What customer wouldn’t want to score a deep discount on dinner, beauty treatments and other services, especially during a downturn? Three years old as an industry, online group buying sites are witnessing rapid growth, as more subscribers sign up, more partner businesses sign on, revenues climb and venture capitalists swarm to invest, further driving up business valuations as a result.
The most prominent group buying site, Chicago-based Groupon, has 2011 revenues estimated at between $3 billion and $4 billion. Google last December offered to buy the firm for $6.4 billion. After that didn’t work out, Google launched its own venture, Google Offers. Facebook, too, is entering the space, joining the roughly 500 group buying sites that have emerged worldwide.
An Opening Price for the Stock
The latest news on this front is that Groupon has gone public. Groupon made its debut on the stock market on November 4, 2011, and company shareholders collectively stand to earn billions in one of the most anticipated IPOs of the year. When a company first issues shares to the public on the stock market, it begins with an initial public offering (IPO) – an opening price for the stock. An IPO helps a company determine how much the stock is worth at that particular moment, and it allows the company to raise needed capital for expansion or other projects. It is also an opportunity for people in the company who own private shares to finally cash in and make some money.
Groupon priced shares at $20, which was above the expected range and values the group buying site at around $13 billion. The stock soared up to 55% higher in Nasdaq trading following the IPO, climbing to a peak of $31 a share. It then leveled off to about $28 a share.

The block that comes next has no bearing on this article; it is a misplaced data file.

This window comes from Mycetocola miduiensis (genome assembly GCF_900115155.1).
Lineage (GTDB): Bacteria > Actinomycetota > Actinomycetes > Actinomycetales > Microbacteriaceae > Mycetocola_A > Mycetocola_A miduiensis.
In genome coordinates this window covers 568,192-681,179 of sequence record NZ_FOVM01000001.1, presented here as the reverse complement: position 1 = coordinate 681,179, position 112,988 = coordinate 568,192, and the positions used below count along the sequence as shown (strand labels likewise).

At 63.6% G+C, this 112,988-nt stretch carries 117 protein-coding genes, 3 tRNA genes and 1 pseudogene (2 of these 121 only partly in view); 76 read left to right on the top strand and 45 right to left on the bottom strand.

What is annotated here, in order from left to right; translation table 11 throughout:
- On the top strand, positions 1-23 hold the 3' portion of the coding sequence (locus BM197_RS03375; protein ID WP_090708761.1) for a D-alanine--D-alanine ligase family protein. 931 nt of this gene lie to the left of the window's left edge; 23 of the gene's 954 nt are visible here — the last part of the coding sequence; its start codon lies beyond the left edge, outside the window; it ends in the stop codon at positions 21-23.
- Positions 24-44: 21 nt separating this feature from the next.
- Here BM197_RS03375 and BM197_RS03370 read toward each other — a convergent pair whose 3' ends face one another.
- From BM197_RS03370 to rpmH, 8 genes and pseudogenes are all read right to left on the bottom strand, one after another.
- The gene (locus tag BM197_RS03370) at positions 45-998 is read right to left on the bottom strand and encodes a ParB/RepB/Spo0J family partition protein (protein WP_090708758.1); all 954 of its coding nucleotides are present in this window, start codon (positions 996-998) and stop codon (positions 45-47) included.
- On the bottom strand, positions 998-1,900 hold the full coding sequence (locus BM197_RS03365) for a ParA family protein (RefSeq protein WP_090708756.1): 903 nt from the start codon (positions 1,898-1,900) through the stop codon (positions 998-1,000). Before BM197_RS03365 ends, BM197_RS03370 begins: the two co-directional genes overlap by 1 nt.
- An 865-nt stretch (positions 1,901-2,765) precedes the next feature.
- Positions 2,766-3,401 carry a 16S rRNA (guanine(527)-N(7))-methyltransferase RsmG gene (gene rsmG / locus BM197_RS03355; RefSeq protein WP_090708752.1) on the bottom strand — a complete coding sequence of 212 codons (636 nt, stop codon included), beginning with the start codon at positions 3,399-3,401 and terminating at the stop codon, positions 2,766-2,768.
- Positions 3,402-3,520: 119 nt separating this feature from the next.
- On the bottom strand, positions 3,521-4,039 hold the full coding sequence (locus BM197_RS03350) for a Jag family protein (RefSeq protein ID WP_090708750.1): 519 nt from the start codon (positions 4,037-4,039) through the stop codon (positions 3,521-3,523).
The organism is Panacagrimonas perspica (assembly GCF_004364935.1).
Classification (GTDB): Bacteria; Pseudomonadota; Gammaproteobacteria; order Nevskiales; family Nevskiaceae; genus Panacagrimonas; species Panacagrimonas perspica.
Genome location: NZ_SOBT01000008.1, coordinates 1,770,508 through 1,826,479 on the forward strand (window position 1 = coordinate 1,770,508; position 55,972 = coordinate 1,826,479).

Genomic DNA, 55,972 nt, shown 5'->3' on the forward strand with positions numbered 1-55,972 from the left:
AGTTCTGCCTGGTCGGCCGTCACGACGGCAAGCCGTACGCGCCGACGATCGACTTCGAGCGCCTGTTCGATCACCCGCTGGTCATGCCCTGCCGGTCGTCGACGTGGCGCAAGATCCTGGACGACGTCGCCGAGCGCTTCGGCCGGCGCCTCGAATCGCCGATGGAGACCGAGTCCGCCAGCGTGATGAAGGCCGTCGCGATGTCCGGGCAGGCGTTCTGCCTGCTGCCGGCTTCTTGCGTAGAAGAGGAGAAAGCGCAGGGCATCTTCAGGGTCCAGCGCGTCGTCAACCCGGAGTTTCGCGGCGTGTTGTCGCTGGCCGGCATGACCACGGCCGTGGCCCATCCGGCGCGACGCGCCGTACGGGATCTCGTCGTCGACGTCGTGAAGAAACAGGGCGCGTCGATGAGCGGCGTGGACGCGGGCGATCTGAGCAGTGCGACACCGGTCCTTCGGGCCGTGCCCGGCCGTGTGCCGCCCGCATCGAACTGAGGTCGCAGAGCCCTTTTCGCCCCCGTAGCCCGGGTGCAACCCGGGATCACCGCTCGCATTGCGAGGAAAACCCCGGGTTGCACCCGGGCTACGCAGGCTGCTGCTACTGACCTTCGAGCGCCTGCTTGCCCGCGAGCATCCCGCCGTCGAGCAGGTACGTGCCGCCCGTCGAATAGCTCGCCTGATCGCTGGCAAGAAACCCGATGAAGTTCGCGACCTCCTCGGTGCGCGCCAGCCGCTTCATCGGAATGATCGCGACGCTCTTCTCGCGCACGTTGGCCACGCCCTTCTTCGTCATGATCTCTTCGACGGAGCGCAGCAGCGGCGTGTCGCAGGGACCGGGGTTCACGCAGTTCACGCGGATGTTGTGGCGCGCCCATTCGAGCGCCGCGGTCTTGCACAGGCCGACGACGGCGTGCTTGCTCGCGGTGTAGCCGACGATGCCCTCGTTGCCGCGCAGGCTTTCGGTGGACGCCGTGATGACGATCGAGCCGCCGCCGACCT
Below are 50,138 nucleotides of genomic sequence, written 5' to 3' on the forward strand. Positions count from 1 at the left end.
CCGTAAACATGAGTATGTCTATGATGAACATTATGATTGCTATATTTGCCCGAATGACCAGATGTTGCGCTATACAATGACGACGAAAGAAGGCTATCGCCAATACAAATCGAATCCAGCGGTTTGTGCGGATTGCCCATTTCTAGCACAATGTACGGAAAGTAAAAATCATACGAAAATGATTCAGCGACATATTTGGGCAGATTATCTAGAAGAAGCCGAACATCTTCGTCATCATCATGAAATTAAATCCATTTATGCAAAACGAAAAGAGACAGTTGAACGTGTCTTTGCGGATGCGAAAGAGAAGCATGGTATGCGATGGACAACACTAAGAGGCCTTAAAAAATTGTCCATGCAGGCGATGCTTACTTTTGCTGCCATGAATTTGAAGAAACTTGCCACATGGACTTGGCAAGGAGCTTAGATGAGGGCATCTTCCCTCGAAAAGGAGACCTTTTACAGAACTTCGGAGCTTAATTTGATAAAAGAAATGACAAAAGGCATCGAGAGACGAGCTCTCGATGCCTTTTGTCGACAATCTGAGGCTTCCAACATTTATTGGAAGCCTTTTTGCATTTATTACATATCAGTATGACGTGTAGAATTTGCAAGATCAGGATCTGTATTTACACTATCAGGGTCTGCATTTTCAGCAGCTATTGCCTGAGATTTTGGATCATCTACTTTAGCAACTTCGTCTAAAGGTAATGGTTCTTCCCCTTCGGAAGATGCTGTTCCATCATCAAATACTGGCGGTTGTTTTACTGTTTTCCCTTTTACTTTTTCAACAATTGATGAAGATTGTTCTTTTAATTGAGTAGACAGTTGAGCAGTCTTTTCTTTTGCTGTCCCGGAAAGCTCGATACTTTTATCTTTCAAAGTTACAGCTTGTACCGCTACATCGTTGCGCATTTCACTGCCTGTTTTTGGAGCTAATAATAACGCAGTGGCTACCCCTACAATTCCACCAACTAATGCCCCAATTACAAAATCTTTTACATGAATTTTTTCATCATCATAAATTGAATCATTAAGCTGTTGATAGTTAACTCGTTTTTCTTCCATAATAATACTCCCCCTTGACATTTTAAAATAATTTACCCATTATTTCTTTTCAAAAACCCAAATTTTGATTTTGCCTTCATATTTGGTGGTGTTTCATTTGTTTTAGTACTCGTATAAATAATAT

But concerns persist over the long-term sustainability of the company’s business model, which has spawned dozens of competitors since Groupon launched in 2008. Kartik Hosanagar, a Wharton professor of operations and information management, says Groupon faces not only the challenge of finding the right business mix, but also managing the waves of change that come with being a young company.
Groupon faced several hurdles in the run-up to its IPO. For example, the U.S. Securities and Exchange Commission (SEC) faulted Groupon’s method of calculating revenue because the firm wasn’t taking into consideration subscriber acquisition expenses such as marketing costs. The company has since made adjustments in response, The Wall Street Journal reported. But those developments hurt Groupon’s pre-IPO valuation, which fell from a peak of $30 billion to one institutional investor’s estimate of $8.7 billion.
Meanwhile, another company expected to launch an IPO this year — social gaming firm Zynga — is also facing roadblocks. Zynga’s games, which include FarmVille and Mafia Wars, are almost completely dependent on Facebook’s platform. SEC filings made over the summer in preparation for taking the company public showed that while Zynga was able to build a large user base with little upfront investment by partnering with Facebook, Zynga’s fate is largely in the hands of Facebook. In October, Zynga announced that it will begin delivering games directly to consumers through a service called Zynga Direct.
Zynga’s efforts to diversify its delivery methods beyond Facebook are “critical in the long term,” Hosanagar notes. “The dependence was not good because Zynga’s fortunes depended so heavily on Facebook’s strategy. That was disconcerting to potential investors. Ultimately, Zynga needs to deliver on Zynga Direct and show that it has a large and growing revenue stream independent of Facebook. When it does that, Zynga will have a more convincing pitch for the market.”
Ready for Retail Investors?
The common theme, according to Hosanagar, is that “these are all young companies, and it may take some more time before they are ready for retail investors [an individual investor who purchases small amounts of securities for him or herself].” In the case of Groupon, the accounting method that drew scrutiny from the SEC “was not uncommon and is not fundamentally flawed, either,” he points out.
But Groupon’s challenges are not over. In a recent Knowledge@Wharton story about the business model for group buying sites, Wharton marketing professor David Reibstein noted that when the economy enters a more robust recovery, offering steep discounts via Groupon becomes less attractive to partner businesses. “The reason some retailers might be willing to [work with] Groupon is because they have excess inventory…. As the economy picks up and there is less excess inventory, the availability of supply will go down. The willingness of the merchant to offer deep discounts will go down.”